"They are like me, but without the chances I've had because of American programs," said Sadia Sikander Awan, referring to young women in her home city of Karachi, Pakistan. "That's why America's commitment to young people means something to me."
An alumna of a State Department scholarship program, Sadia was one of several hundred young people who traveled to the University of California, Berkeley for Amnesty International's inaugural Global Youth Summit this month. The attendees -- college and high school students, youth leaders, and heads of local Amnesty chapters -- spent a day at the idyllic campus discussing issues affecting young people the world over: education, economic empowerment, the ability of young people to assemble and be heard by their governments.
It was my privilege to observe that group, and to deliver a closing keynote. Sadia was one of the many students to stand up and comment after my remarks. She and her fellow participants all spoke with conviction and passion. The audience was inspiring to see; energized and vocal, with throngs of students expressing interest in public service.
The theme of my remarks focused on young people in difficult circumstances choosing between violent and peaceful tools to effect change, and the critical difference those decisions are making in the global landscape. It's a dichotomy I've heard about during conversations with young people in war-affected areas and seen firsthand as a UNICEF spokesperson in the Horn of Africa and through my current work in Afghanistan and Pakistan.
My presence at the Global Youth Summit was part of a broader push on the part of the U.S. government to engage with young people and listen more closely to young voices as we make policy. At the State Department, Secretary Clinton has launched an unprecedented youth policy taskforce to review our approach to youth issues and amplify programs focused on young people. Under Secretaries of State Maria Otero and Judith McHale, both heroic advocates of youth rights, have been championing this process; its lead working group has been chaired over the last six months by myself and David Barth, Director of USAID's Office of Education.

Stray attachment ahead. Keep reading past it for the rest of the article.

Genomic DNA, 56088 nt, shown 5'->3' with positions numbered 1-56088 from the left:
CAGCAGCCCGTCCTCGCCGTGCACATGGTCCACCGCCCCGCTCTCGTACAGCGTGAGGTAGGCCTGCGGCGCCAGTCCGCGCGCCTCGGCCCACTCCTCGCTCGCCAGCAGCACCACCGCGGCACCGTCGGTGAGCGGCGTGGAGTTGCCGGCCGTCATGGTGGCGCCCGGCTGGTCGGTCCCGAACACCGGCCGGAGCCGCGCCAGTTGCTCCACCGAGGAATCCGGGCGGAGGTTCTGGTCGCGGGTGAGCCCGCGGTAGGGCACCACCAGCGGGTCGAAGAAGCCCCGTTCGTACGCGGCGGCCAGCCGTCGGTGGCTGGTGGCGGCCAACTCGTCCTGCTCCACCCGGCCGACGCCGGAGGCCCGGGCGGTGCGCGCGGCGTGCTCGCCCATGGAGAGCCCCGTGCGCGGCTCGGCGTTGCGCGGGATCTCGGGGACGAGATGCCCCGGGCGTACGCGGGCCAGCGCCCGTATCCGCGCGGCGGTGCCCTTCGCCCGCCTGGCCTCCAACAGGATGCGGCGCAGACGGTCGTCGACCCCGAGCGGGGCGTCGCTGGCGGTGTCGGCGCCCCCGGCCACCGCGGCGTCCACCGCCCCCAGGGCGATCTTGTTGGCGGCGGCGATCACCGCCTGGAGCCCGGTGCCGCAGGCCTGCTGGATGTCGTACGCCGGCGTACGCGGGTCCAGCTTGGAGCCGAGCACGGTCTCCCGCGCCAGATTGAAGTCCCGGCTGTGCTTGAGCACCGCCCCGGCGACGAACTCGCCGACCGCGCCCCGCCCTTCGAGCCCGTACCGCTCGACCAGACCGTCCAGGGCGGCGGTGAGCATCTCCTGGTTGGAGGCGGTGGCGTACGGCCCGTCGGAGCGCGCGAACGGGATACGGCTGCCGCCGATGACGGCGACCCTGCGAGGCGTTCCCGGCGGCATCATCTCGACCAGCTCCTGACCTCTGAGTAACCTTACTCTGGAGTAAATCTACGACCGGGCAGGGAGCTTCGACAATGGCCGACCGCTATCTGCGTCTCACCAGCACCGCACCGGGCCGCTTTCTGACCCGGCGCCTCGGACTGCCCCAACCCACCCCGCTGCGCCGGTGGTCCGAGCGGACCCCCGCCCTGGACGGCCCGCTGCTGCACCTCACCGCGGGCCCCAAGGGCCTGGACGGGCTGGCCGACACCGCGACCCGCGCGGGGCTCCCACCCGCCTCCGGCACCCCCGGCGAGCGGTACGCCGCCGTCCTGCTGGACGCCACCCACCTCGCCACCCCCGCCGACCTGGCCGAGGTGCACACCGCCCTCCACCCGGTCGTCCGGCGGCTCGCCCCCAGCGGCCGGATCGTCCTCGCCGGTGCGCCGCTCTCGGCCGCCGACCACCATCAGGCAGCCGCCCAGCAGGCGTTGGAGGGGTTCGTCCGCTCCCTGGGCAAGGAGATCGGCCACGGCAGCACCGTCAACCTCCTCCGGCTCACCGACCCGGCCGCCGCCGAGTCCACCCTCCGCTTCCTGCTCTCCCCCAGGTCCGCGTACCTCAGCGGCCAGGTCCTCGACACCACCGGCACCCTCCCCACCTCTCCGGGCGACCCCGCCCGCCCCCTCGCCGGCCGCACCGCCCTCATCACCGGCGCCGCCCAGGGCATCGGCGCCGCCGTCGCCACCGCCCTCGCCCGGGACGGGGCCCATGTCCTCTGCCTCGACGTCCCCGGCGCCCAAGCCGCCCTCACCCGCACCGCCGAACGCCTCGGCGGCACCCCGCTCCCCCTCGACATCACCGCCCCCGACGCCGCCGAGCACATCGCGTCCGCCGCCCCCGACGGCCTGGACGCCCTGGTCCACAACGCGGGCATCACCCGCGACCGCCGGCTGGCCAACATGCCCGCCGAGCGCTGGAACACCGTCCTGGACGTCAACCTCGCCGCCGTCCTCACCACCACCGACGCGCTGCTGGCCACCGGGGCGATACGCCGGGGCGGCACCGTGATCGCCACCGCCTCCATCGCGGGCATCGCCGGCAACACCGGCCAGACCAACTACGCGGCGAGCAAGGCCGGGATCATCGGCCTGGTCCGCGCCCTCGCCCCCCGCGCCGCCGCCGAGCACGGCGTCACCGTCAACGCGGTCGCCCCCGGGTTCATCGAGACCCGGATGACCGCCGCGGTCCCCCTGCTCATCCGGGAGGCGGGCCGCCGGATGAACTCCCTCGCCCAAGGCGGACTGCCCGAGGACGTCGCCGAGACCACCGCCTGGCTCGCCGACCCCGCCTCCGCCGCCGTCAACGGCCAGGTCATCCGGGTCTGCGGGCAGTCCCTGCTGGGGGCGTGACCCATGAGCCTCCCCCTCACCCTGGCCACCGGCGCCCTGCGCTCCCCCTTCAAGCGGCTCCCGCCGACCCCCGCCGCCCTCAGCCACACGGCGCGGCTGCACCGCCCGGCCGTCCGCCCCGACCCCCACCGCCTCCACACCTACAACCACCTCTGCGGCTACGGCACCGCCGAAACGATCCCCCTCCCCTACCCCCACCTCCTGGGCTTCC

The White House, too, has been invested in the project of reaching out in new ways to young people. President Obama has committed to facilitating youth events around the country, and the White House Office of Public Engagement is enlisting officials to participate. For example, following the Amnesty event, I spoke to an auditorium of local teens at a youth town hall staged by the city of San Jose. The challenges young people face in making their voices heard in their communities are just as real at home as they are abroad, and San Jose's young people -- facing extraordinary constraints on their school system's budget, and resisting the pull of local gang violence -- were similarly impassioned.
It's a small snapshot of a seminal moment for youth engagement, at home and abroad. Young people are increasingly driven and empowered change agents, working to make positive noise. We're listening.